St. Vincent's Rescue Center provides a safe and loving home to 18 children in Kibera, Kenya. The organization is at a critical juncture --- as many of its children are reaching adolescence, St. Vincent's has the challenging task of providing them with the information, skills and resources to help them lead healthy and productive lives and to help them develop into successful and motivated adults. This is a challenge for all families in Kibera -- as there are many hurdles that stand in the way to children's successful transition to adulthood --- and it is also a challenge in a group home setting like that of the Rescue Center. It is for these reasons, that I am particularly pleased with the support and active participation of the St. Vincent's staff in launching the Life Skills Training Program, both of which were key factors in the program's success. I am thrilled to have been a part of this initiative and so thankful for my time with the amazing children at the Rescue Center!
The children residing at the Rescue Center have all experienced some form of trauma; whether it is abuse at the hands of a family member, the death of a caregiver, abandonment, the stigmatization of HIV/AIDS, or a combination of these. Each child arrives at the Rescue Center in need of not only shelter and food, but support for their emotional development. It is in this light that St. Vincent’s looks to introduce an innovative program component by integrating age-appropriate psychosocial services into the existing programs. Integrating psychosocial support services will address children’s emotional, social, mental and spiritual needs, thereby increasing resiliency and coping mechanisms and contributing to decreased incidents of depression, grief, fear, and anxiety among this highly vulnerable population.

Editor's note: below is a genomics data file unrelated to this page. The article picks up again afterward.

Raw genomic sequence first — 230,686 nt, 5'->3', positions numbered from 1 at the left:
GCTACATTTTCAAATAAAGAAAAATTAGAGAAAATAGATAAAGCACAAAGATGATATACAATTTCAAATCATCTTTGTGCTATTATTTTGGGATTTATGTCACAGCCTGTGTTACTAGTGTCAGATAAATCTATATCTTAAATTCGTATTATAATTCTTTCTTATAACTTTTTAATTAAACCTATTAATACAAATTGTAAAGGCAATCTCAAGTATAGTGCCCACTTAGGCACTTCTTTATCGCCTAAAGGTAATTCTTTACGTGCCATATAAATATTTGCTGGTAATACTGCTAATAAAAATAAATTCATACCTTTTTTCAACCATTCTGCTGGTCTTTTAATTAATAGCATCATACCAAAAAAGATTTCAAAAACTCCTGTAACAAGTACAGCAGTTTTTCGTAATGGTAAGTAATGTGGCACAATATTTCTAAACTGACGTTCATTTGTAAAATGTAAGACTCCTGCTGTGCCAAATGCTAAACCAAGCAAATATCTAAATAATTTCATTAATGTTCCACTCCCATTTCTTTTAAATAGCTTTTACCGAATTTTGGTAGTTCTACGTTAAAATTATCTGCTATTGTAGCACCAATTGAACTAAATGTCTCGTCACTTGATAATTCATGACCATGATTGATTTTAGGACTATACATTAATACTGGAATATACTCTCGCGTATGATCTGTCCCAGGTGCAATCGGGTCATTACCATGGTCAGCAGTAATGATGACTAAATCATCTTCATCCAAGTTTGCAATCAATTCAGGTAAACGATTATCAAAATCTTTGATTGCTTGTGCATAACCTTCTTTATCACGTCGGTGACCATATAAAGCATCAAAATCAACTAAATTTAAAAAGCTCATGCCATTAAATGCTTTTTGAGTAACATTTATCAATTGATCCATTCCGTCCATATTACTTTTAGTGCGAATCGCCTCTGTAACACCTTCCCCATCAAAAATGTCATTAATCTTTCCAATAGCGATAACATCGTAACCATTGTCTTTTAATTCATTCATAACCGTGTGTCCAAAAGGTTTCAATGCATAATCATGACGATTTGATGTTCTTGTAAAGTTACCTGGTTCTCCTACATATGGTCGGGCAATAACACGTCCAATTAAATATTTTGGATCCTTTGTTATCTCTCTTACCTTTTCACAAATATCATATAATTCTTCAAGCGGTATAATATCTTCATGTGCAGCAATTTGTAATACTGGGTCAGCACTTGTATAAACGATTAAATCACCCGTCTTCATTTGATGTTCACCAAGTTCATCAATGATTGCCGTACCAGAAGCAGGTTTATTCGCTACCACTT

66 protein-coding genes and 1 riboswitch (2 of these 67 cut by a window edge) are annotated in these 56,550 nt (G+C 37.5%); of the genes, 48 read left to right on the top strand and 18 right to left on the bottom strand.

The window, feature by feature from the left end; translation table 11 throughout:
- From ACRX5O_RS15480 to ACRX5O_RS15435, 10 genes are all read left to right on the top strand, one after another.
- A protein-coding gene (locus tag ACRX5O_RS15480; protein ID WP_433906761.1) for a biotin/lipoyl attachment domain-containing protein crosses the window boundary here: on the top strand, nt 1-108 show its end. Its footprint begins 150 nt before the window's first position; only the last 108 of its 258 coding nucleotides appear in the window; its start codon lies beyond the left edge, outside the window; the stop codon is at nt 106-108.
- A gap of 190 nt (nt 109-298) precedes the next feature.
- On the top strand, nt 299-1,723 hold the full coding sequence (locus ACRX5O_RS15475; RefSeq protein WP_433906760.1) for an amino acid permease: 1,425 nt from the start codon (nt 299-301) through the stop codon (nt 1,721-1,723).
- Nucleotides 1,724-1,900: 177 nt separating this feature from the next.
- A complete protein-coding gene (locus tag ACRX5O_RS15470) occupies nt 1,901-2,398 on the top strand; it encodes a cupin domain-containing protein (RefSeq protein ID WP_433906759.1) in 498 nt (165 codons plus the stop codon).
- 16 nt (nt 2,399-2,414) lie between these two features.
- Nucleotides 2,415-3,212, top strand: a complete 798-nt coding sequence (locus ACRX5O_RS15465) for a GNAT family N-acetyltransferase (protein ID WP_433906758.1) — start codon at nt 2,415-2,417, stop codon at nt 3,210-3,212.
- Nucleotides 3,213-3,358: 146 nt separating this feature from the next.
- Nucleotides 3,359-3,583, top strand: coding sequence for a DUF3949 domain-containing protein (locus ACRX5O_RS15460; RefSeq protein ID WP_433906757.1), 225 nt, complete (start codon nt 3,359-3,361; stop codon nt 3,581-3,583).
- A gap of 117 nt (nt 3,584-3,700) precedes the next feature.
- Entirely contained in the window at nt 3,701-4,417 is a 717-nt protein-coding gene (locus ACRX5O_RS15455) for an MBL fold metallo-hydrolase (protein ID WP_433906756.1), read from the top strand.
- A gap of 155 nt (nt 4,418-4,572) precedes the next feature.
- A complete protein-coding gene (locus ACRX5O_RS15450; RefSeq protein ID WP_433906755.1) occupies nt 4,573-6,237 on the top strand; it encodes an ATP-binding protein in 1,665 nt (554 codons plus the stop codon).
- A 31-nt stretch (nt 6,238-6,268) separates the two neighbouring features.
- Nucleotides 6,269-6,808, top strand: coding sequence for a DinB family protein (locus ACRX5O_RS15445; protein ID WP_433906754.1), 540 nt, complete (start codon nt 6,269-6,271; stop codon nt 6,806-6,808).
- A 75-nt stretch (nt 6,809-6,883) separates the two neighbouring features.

While psychosocial support is a vital element for children who have experienced trauma and grief, it is an often overlooked component of NGO programs. Therefore, St. Vincent’s is at the forefront of providing comprehensive care to orphan and vulnerable children through the introduction of psychosocial components. St. Vincent’s is supporting the growth of the whole child, and not just addressing their material needs.
St. Vincent’s has taken the first step by establishing a fellowship program with The Forgotten International. In this first year of implementation, the Social Work fellow is working at St. Vincent’s for three months to establish the foundation and framework for future psychosocial support services. The young lady is currently working with the children at the Rescue Center to introduce basic life skills, long term goals and planning, and teaching how to establish meaningful relationships with peers and adults. The fellow has also worked closely with staff to identify ways in which psychosocial support can be easily integrated into existing programs. In the near future, St. Vincent’s aims to hire a part-time counselor to provide in- depth, culturally appropriate psychosocial support through group and individual counseling. It is an exciting time as St. Vincent’s continues its’ holistic approach of caring for children and their families.